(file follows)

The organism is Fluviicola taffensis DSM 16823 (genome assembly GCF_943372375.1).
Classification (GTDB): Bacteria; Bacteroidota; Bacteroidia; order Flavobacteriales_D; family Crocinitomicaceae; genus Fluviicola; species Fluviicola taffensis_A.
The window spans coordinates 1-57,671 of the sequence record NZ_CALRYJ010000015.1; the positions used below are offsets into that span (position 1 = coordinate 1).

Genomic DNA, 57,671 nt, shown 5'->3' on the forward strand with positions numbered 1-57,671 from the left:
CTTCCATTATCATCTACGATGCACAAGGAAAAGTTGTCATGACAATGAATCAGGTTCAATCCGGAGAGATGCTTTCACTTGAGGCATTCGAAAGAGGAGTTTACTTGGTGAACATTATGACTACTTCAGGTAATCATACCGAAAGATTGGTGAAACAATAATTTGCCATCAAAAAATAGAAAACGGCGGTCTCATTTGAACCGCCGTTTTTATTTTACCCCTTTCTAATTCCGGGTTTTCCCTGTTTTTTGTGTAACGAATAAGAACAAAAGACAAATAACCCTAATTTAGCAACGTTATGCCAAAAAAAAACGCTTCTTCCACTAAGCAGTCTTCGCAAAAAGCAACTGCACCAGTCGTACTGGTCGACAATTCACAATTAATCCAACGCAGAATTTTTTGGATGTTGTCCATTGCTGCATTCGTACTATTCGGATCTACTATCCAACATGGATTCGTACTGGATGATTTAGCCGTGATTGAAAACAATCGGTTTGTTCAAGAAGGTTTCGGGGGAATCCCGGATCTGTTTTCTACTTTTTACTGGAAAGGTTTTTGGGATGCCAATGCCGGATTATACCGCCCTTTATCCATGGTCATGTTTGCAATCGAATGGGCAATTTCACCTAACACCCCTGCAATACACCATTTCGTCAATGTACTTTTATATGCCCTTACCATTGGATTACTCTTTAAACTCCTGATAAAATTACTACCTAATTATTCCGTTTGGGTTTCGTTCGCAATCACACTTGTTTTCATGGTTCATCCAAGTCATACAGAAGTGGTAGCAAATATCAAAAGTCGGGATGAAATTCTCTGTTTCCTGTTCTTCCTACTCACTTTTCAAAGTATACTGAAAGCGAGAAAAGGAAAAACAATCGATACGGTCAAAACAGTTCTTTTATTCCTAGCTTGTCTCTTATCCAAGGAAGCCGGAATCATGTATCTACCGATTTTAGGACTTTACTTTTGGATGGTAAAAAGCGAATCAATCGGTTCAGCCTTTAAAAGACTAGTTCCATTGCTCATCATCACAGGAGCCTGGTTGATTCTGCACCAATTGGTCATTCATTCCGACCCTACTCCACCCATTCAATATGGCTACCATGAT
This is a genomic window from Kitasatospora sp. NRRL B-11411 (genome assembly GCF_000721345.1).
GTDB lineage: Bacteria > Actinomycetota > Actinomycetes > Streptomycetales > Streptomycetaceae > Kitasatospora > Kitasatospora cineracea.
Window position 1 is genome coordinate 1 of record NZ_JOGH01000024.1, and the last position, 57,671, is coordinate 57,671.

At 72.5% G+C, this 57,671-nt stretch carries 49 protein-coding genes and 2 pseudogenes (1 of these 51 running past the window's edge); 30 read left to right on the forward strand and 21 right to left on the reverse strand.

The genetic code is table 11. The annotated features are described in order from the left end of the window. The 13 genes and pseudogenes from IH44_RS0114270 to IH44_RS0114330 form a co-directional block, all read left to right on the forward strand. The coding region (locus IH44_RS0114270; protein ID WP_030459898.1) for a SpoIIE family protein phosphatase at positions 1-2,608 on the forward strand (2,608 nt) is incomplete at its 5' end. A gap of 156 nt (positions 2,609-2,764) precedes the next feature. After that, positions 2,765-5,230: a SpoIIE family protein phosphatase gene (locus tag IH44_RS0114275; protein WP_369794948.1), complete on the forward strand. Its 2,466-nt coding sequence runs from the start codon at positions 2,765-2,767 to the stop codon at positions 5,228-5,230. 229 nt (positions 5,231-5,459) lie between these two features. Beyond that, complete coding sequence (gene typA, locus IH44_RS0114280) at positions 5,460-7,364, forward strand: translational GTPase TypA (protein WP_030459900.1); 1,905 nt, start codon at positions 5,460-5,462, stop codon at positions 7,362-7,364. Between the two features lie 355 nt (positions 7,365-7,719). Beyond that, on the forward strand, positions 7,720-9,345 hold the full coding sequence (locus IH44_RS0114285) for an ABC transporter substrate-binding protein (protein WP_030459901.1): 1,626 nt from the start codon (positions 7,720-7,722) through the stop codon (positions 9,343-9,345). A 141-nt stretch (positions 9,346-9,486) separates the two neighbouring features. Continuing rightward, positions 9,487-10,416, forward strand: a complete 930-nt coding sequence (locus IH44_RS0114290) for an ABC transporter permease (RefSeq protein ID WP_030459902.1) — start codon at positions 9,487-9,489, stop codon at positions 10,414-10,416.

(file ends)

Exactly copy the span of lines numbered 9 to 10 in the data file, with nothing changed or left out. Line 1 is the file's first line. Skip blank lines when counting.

At 72.5% G+C, this 57,671-nt stretch carries 49 protein-coding genes and 2 pseudogenes (1 of these 51 running past the window's edge); 30 read left to right on the forward strand and 21 right to left on the reverse strand.

The genetic code is table 11. The annotated features are described in order from the left end of the window. The 13 genes and pseudogenes from IH44_RS0114270 to IH44_RS0114330 form a co-directional block, all read left to right on the forward strand. The coding region (locus IH44_RS0114270; protein ID WP_030459898.1) for a SpoIIE family protein phosphatase at positions 1-2,608 on the forward strand (2,608 nt) is incomplete at its 5' end. A gap of 156 nt (positions 2,609-2,764) precedes the next feature. After that, positions 2,765-5,230: a SpoIIE family protein phosphatase gene (locus tag IH44_RS0114275; protein WP_369794948.1), complete on the forward strand. Its 2,466-nt coding sequence runs from the start codon at positions 2,765-2,767 to the stop codon at positions 5,228-5,230. 229 nt (positions 5,231-5,459) lie between these two features. Beyond that, complete coding sequence (gene typA, locus IH44_RS0114280) at positions 5,460-7,364, forward strand: translational GTPase TypA (protein WP_030459900.1); 1,905 nt, start codon at positions 5,460-5,462, stop codon at positions 7,362-7,364. Between the two features lie 355 nt (positions 7,365-7,719). Beyond that, on the forward strand, positions 7,720-9,345 hold the full coding sequence (locus IH44_RS0114285) for an ABC transporter substrate-binding protein (protein WP_030459901.1): 1,626 nt from the start codon (positions 7,720-7,722) through the stop codon (positions 9,343-9,345). A 141-nt stretch (positions 9,346-9,486) separates the two neighbouring features. Continuing rightward, positions 9,487-10,416, forward strand: a complete 930-nt coding sequence (locus IH44_RS0114290) for an ABC transporter permease (RefSeq protein ID WP_030459902.1) — start codon at positions 9,487-9,489, stop codon at positions 10,414-10,416.